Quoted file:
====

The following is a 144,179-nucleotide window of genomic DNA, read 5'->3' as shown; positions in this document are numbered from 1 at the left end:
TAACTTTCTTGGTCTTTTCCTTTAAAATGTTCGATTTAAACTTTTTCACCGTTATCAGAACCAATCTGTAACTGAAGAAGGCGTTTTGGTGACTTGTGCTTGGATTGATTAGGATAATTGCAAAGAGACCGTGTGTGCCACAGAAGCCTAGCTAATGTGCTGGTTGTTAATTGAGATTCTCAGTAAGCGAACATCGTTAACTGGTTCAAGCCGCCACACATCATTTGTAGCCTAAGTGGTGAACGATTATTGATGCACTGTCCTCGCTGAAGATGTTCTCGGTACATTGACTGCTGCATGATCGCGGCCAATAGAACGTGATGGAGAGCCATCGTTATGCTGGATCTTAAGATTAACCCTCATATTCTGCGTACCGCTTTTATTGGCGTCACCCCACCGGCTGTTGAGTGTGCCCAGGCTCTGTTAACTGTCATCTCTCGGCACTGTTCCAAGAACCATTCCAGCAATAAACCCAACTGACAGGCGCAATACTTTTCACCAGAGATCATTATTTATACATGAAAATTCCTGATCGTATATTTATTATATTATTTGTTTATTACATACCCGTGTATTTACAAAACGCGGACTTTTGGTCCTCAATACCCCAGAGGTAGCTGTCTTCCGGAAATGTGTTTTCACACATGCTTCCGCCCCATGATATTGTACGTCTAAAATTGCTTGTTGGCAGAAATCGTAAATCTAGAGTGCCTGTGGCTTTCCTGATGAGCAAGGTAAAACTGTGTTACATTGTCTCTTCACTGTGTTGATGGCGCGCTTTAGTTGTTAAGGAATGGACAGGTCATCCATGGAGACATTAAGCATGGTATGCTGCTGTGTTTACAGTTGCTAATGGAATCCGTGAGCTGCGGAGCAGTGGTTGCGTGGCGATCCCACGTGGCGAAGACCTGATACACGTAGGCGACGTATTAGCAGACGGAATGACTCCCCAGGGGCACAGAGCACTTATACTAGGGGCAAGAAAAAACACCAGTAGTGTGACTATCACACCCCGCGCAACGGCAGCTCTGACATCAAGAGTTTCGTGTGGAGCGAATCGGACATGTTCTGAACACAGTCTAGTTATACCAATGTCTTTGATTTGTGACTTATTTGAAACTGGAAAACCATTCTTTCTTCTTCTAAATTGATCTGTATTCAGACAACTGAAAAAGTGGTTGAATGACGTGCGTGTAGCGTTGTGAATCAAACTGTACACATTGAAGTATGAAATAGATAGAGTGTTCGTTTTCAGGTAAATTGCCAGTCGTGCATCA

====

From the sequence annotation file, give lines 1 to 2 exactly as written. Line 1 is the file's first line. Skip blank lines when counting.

The following is a 144,179-nucleotide window of genomic DNA, read 5'->3' as shown; positions in this document are numbered from 1 at the left end:
TAACTTTCTTGGTCTTTTCCTTTAAAATGTTCGATTTAAACTTTTTCACCGTTATCAGAACCAATCTGTAACTGAAGAAGGCGTTTTGGTGACTTGTGCTTGGATTGATTAGGATAATTGCAAAGAGACCGTGTGTGCCACAGAAGCCTAGCTAATGTGCTGGTTGTTAATTGAGATTCTCAGTAAGCGAACATCGTTAACTGGTTCAAGCCGCCACACATCATTTGTAGCCTAAGTGGTGAACGATTATTGATGCACTGTCCTCGCTGAAGATGTTCTCGGTACATTGACTGCTGCATGATCGCGGCCAATAGAACGTGATGGAGAGCCATCGTTATGCTGGATCTTAAGATTAACCCTCATATTCTGCGTACCGCTTTTATTGGCGTCACCCCACCGGCTGTTGAGTGTGCCCAGGCTCTGTTAACTGTCATCTCTCGGCACTGTTCCAAGAACCATTCCAGCAATAAACCCAACTGACAGGCGCAATACTTTTCACCAGAGATCATTATTTATACATGAAAATTCCTGATCGTATATTTATTATATTATTTGTTTATTACATACCCGTGTATTTACAAAACGCGGACTTTTGGTCCTCAATACCCCAGAGGTAGCTGTCTTCCGGAAATGTGTTTTCACACATGCTTCCGCCCCATGATATTGTACGTCTAAAATTGCTTGTTGGCAGAAATCGTAAATCTAGAGTGCCTGTGGCTTTCCTGATGAGCAAGGTAAAACTGTGTTACATTGTCTCTTCACTGTGTTGATGGCGCGCTTTAGTTGTTAAGGAATGGACAGGTCATCCATGGAGACATTAAGCATGGTATGCTGCTGTGTTTACAGTTGCTAATGGAATCCGTGAGCTGCGGAGCAGTGGTTGCGTGGCGATCCCACGTGGCGAAGACCTGATACACGTAGGCGACGTATTAGCAGACGGAATGACTCCCCAGGGGCACAGAGCACTTATACTAGGGGCAAGAAAAAACACCAGTAGTGTGACTATCACACCCCGCGCAACGGCAGCTCTGACATCAAGAGTTTCGTGTGGAGCGAATCGGACATGTTCTGAACACAGTCTAGTTATACCAATGTCTTTGATTTGTGACTTATTTGAAACTGGAAAACCATTCTTTCTTCTTCTAAATTGATCTGTATTCAGACAACTGAAAAAGTGGTTGAATGACGTGCGTGTAGCGTTGTGAATCAAACTGTACACATTGAAGTATGAAATAGATAGAGTGTTCGTTTTCAGGTAAATTGCCAGTCGTGCATCA